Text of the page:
A FISTFUL OF DOLLARS established the tone of Italian Westerns to come with its callous violence. FOR A FEW DOLLARS MORE provided Leone with an expanded lexicon of cinematic storytelling which turned the classic American Western on its head. But with THE GOOD, THE BAD, AND THE UGLY, well, Leone turned a TREASURE OF THE SIERRA MADRE-like story, a quest for hidden gold, into a unique film which reinvented the pasta genre he had created and redefined the cinema-going experience.

Three men. One cache of Civil War gold buried in a coffin – story concepts don’t get more simple than this one. But it’s how Leone plays out the three strands of the stories, the three characters and their respective actions towards acquiring the goal which makes this movie special. Leone’s deliberate pacing – punctuated by shocking, explosive moments of unexpected violence – took a new turn. In certain sequences, seconds become minutes; preparation, psychologically and physically, became the calm before the storm. No director of Westerns had ever attempted what he achieved with THE GOOD, THE BAD, AND THE UGLY.

The Good (Clint Eastwood, L), The Bad (Lee Van Cleef, R), and The Ugly (Eli Wallach, center). Copyright United Artists, 1966.

Whether you love Westerns or the films of Clint Eastwood or not, THE GOOD, THE BAD AND THE UGLY also is a film which was designed to be seen and experienced on the big screen. The Civil War sequences are the most striking ever visualized, and the climactic scene will make your heart race (fans of the film know exactly what I’m referring to here; for those of you who haven’t, prepared to be wowed).

The copy screening at The Plaza this weekend is a pristine print of the 2004 remastered Director’s Cut,  struck from the original negative with the basic mono sound adapted into a crisp stereo mix. In 1967, when first released, United Artists cut 18 minutes from the original version to save on print costs and so they could squeeze an extra screening per day at US movie theatres. So this version of the film has barely been screened in American cinemas. A terrific experience all around. NOT TO BE MISSED!!!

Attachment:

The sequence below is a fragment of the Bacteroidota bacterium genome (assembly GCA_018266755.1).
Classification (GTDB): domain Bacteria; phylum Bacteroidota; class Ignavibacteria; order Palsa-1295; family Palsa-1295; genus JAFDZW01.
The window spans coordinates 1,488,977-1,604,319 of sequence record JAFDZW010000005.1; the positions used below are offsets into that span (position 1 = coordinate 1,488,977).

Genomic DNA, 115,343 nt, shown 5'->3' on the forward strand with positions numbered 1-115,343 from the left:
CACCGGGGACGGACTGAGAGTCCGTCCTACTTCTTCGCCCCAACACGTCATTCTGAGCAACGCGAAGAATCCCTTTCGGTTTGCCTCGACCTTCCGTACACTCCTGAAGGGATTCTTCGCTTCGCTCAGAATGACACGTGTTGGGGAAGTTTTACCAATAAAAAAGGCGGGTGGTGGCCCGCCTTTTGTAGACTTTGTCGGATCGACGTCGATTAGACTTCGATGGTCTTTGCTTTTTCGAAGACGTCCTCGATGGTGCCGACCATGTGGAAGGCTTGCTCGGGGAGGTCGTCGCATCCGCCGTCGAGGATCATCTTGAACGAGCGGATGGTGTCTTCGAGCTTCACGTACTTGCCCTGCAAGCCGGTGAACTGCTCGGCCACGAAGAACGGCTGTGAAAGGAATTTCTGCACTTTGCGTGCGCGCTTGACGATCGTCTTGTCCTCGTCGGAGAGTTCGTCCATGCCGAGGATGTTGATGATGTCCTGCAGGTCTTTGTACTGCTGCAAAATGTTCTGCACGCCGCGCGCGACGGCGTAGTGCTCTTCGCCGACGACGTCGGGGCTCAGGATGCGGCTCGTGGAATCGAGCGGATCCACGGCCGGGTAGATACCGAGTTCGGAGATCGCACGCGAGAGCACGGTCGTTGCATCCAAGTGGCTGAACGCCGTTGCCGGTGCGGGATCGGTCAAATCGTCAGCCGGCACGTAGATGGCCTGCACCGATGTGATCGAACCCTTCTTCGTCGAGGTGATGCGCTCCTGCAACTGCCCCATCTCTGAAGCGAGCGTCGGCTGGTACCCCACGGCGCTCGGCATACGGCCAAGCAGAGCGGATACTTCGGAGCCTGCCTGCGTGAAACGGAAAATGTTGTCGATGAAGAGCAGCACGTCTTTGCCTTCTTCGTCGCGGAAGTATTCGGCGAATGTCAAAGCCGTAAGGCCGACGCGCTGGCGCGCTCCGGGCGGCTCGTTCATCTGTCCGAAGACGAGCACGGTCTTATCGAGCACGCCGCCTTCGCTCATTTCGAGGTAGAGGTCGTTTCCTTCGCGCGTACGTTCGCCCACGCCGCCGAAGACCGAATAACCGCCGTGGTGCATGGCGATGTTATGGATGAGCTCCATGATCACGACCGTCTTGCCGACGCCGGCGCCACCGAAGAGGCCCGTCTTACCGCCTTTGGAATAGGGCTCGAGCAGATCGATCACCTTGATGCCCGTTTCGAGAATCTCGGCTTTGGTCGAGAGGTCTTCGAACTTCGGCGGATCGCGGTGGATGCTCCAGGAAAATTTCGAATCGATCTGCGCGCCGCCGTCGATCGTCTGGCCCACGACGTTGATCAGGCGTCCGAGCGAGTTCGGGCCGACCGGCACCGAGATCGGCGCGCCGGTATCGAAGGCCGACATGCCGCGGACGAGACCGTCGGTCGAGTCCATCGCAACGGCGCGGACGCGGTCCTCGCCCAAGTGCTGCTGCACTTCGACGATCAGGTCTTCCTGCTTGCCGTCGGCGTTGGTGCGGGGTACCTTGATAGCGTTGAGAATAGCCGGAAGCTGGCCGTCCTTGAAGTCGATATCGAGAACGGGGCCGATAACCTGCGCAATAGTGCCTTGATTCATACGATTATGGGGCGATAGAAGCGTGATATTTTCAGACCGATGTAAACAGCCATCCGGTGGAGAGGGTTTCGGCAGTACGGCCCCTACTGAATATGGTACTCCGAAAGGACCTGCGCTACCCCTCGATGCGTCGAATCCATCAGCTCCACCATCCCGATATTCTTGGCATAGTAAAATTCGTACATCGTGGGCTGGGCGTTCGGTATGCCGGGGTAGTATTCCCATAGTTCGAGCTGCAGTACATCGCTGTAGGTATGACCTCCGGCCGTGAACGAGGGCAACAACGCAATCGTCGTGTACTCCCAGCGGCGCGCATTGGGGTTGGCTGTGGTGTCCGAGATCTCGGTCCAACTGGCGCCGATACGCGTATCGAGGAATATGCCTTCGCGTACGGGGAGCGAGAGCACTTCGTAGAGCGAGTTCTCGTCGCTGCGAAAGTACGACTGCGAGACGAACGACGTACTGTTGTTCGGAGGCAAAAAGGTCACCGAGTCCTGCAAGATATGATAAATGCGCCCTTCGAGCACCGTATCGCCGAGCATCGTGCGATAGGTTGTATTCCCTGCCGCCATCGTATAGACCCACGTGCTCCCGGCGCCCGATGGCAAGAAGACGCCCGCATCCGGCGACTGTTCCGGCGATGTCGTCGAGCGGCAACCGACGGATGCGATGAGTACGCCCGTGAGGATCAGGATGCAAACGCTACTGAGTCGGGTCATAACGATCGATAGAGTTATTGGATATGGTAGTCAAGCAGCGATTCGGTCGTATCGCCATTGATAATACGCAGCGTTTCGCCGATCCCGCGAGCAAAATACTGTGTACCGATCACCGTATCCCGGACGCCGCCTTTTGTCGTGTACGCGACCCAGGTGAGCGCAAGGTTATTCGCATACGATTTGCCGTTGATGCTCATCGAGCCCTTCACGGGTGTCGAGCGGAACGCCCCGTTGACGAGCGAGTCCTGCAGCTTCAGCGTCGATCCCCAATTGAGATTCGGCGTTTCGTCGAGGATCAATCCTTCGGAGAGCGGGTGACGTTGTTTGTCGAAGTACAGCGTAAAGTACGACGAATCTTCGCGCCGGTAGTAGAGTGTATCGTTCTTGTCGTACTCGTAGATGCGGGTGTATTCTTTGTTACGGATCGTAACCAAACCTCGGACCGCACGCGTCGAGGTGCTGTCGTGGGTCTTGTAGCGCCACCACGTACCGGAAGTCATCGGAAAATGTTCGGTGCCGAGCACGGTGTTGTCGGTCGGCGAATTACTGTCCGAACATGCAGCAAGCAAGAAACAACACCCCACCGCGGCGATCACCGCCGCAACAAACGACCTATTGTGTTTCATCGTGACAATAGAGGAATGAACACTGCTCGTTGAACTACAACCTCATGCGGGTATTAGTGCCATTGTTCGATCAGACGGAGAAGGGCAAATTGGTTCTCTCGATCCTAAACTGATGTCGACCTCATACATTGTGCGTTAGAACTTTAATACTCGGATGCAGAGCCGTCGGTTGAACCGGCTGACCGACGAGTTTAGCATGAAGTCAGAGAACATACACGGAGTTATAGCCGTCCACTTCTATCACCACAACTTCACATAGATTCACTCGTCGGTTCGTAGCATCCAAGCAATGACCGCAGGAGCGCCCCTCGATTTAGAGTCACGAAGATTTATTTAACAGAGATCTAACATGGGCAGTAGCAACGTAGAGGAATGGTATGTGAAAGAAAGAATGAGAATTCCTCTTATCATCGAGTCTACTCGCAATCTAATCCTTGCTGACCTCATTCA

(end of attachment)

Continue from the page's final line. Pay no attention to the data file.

ATLRetro Movie Trivia –

  • Although Leone’s first three spaghetti westerns are frequently referred to as the “Man With No Name” trilogy, Eastwood’s “Stranger” is called three different names over the course of the three movies: “Joe” in A FISTFUL OF DOLLARS; “Manco” in FOR A FEW DOLLARS MORE; and “Blondie” – as Wallach’s Tuco loves to derisively call Eastwood in THE GOOD, THE BAD, AND THE UGLY (although Clint’s chestnut-brown hair hardly qualifies him for Marilyn Monroe status).
  • Speaking of La Monroe, rumor has it that when Eastwood first saw the Italian version of A FISTFUL OF DOLLARS and heard how the Roman dubbing artist had changed his voice – slower, more whispery – he decided to start delivering his lines like Marilyn (but with balls instead of boobs). So without the inspiration of a real blonde and an Italian actor who made money redubbing Americans, Dirty Harry would have sounded quite different…

And don’t forget that between the 3 PM and 7:30 PM screenings of this classic, revisionist Western, The Plaza is giving a free show (donations encouraged; remember, The Plaza Theatre is a nonprofit entity): COMING SOON! 35 Minutes of 35mm Trailers at 6:35 PM, a special, rare opportunity to see some of Plaza Manager Ben Ruder’s private collection of retro celluloid teasers! Give generously or pig out at the concessions stand!

Contributing Blogger Philip Nutman is a regular broadcaster for the The Night Crew, a podcast created and run by film journalists Sean Smithson and Thom Carnell. Over the past few months, Phil has presented “Philip Nutman’s THE WILD, WILD WEST” a multi-part, eclectic primer on must-see cowboy movies. The final installment will be live within the next two weeks.

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Weekend Update, Aug. 12-14, 2011